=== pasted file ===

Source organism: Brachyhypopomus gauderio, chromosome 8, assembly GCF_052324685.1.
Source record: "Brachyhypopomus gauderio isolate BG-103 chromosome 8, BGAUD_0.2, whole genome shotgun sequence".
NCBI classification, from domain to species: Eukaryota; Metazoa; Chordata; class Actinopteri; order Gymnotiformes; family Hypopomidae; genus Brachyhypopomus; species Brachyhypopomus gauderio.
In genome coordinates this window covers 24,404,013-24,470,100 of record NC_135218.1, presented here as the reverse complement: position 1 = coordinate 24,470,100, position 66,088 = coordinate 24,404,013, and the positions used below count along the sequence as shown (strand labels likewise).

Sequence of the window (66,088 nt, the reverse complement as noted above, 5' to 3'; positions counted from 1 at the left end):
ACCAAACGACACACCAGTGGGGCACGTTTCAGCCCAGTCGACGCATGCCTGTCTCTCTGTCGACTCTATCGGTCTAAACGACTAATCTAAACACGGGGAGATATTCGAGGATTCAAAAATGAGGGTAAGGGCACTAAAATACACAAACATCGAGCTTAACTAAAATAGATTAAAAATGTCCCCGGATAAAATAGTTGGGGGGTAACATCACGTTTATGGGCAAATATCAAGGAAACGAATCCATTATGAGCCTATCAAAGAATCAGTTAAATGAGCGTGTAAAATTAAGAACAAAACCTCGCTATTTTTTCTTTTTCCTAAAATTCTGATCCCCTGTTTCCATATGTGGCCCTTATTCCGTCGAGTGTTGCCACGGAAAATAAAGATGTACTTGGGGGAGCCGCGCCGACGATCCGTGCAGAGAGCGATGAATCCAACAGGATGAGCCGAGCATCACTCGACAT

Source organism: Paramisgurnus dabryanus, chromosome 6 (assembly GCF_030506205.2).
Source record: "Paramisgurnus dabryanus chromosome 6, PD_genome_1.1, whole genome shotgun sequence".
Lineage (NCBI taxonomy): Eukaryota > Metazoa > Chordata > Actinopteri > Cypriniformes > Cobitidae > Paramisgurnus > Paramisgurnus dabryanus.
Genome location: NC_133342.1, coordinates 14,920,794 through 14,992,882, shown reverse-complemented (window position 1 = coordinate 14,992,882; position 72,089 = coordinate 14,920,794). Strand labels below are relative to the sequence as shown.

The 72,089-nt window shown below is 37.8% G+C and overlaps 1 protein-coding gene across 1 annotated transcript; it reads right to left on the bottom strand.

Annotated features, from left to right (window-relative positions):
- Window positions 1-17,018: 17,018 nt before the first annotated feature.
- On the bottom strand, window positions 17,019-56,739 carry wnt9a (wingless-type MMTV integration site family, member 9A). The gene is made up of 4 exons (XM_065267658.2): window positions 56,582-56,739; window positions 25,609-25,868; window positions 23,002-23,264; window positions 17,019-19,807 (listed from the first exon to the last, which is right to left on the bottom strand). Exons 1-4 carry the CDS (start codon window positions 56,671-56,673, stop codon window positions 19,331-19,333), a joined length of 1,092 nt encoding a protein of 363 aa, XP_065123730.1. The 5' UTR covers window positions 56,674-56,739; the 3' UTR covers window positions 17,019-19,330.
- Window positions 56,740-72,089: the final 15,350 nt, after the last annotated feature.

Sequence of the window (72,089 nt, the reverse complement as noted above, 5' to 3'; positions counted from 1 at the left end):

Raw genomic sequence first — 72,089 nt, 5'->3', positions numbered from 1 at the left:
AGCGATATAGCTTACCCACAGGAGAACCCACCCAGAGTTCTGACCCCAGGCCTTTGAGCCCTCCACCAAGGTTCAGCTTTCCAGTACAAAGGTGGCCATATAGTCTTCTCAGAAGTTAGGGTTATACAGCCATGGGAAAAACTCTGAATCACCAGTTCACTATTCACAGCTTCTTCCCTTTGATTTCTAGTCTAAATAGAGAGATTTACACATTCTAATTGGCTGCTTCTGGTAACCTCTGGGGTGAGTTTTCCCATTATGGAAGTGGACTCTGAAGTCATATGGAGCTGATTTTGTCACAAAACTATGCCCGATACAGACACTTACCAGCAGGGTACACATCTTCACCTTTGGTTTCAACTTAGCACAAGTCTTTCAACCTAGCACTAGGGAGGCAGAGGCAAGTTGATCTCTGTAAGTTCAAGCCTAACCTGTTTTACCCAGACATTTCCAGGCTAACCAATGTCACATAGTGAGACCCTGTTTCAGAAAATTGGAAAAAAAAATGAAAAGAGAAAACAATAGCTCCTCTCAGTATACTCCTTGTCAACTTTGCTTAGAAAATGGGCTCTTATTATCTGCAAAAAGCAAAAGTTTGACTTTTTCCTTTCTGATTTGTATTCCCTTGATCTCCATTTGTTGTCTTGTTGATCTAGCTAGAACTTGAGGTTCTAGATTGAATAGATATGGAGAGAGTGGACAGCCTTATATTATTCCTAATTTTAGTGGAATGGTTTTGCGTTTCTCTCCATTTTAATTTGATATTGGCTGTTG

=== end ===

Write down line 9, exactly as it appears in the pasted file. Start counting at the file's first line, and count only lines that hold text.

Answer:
Lineage (NCBI taxonomy): Eukaryota > Metazoa > Chordata > Actinopteri > Cypriniformes > Cobitidae > Paramisgurnus > Paramisgurnus dabryanus.